Today Sue and I wandered briefly under a grey sky, along a route similar to the one taken by me on 24 March this year.
Since then we had been contacted by Gary, from Boston – Massachusetts – whose forebears, including his grandfather, had been baptized at St Peter’s around 1884 before emigrating to the New World.
Whilst St Peter’s does have a website, there are no images of the interior, and Gary would like a picture of the Baptismal Font.
Sadly, the church was well and truly locked up today, so it looks as if we’ll have to revisit it on a Sunday morning after a service.
In the meantime, just to keep things warm for Gary, and show him some of the scenery his ancestors would have enjoyed, here are a few images.
Firstly, on the pleasant approach down a footpath from Lymm, the church comes into view beyond a field of grain. In the far distance, 25 miles away, are the Pennine Moors that rise to 2000 feet or more above Glossop and Mossley. In the centre of the picture below you can just make out the outline of the Beetham Tower. Gary’s grandfather would never have seen this – completed in 2006 at a cost of £150 million, it is the highest building in Manchester, the tallest residential building in Europe and the 7th tallest building in England with over 525,000 square feet of space. It’s 169 metres high and has a total of 47 floors. No wonder it’s visible from here!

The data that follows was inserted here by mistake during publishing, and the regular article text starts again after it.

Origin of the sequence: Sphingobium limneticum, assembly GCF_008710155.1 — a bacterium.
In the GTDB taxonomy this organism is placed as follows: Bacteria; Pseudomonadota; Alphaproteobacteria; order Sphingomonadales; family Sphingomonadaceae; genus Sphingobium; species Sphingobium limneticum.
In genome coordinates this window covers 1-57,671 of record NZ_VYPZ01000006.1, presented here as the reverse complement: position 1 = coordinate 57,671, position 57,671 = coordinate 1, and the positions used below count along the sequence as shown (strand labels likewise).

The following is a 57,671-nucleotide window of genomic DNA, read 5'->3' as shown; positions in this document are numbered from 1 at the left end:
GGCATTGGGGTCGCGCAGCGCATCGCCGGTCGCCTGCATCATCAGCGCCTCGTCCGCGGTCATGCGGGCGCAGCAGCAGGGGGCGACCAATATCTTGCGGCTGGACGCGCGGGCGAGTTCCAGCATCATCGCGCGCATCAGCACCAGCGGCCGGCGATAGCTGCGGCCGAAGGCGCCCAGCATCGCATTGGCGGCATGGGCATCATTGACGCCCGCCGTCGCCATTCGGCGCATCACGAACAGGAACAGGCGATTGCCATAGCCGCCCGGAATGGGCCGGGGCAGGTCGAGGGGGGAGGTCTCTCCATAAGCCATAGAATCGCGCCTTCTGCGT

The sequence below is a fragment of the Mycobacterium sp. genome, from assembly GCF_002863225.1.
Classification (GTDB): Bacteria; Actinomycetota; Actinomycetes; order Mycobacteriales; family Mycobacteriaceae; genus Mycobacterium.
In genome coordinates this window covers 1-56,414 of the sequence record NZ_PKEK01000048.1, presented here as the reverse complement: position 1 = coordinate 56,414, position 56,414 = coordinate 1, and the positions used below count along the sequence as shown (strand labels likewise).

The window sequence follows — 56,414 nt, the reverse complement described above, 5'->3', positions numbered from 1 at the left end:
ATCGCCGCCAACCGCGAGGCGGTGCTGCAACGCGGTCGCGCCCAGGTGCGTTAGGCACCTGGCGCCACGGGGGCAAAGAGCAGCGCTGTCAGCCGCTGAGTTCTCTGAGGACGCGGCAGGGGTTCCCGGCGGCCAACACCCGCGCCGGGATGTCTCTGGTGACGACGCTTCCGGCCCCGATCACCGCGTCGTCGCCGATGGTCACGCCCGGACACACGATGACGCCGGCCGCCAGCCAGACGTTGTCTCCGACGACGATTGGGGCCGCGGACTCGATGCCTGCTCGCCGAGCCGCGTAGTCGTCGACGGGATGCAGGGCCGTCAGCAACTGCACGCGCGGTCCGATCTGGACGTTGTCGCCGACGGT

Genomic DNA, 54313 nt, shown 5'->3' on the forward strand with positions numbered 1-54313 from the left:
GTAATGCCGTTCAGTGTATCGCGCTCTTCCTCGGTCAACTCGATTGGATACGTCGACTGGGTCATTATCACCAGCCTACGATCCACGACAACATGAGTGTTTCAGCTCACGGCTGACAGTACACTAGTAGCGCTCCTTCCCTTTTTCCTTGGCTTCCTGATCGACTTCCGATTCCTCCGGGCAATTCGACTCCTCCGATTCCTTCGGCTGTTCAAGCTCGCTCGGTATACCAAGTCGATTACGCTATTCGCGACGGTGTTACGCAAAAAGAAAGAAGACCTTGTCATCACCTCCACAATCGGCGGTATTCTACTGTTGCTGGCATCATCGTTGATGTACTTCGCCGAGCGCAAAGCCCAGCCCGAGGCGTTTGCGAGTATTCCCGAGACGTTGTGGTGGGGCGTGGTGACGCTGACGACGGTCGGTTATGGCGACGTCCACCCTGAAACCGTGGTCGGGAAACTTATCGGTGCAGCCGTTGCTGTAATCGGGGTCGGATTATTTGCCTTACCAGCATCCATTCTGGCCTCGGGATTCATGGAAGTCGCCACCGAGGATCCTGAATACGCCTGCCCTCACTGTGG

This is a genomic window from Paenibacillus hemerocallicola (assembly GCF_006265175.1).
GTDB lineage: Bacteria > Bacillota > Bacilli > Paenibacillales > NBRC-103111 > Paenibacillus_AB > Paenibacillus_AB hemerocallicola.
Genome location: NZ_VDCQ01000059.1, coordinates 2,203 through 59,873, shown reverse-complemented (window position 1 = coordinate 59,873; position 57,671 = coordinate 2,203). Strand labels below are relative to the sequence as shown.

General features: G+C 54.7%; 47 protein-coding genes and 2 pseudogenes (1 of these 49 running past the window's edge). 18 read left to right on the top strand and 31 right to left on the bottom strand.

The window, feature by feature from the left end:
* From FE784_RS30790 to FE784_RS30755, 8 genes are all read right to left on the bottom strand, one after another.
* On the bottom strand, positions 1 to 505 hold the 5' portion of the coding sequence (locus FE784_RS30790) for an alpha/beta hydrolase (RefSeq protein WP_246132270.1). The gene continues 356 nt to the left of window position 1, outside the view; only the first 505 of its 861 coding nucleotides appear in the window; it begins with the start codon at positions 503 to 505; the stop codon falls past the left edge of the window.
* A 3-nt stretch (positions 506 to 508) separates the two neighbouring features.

As we get closer, the church becomes nicely framed by a canopy of foliage from the trees that line the path.
The graveyard is still very much in use. I presume that the closeness of these recent memorials reflects a preference for cremation.
Some eminent people have their final resting place here.
Today the spire towered high above us into the greyness.
In the early part of the last century some tombstones were rather more ornate than in modern times.
Moving on, the Bridgewater Canal, opened in 1761, is still (as mentioned in previous postings) going strong. Here’s today’s view from the bridge in the centre of Lymm.
From the same spot, the Bulls Head looks in fine fettle. I go back some way with members of the Hyde family, and it’s great to see that their local family brewery is still going strong.
One day I’ll get an acceptable picture across the lake to the church, but to date I’ve been unable to make that happen. This is the best I can manage.
We certainly didn’t expect to find the cormorant I saw back in March still in residence, but it appears to have made its home here.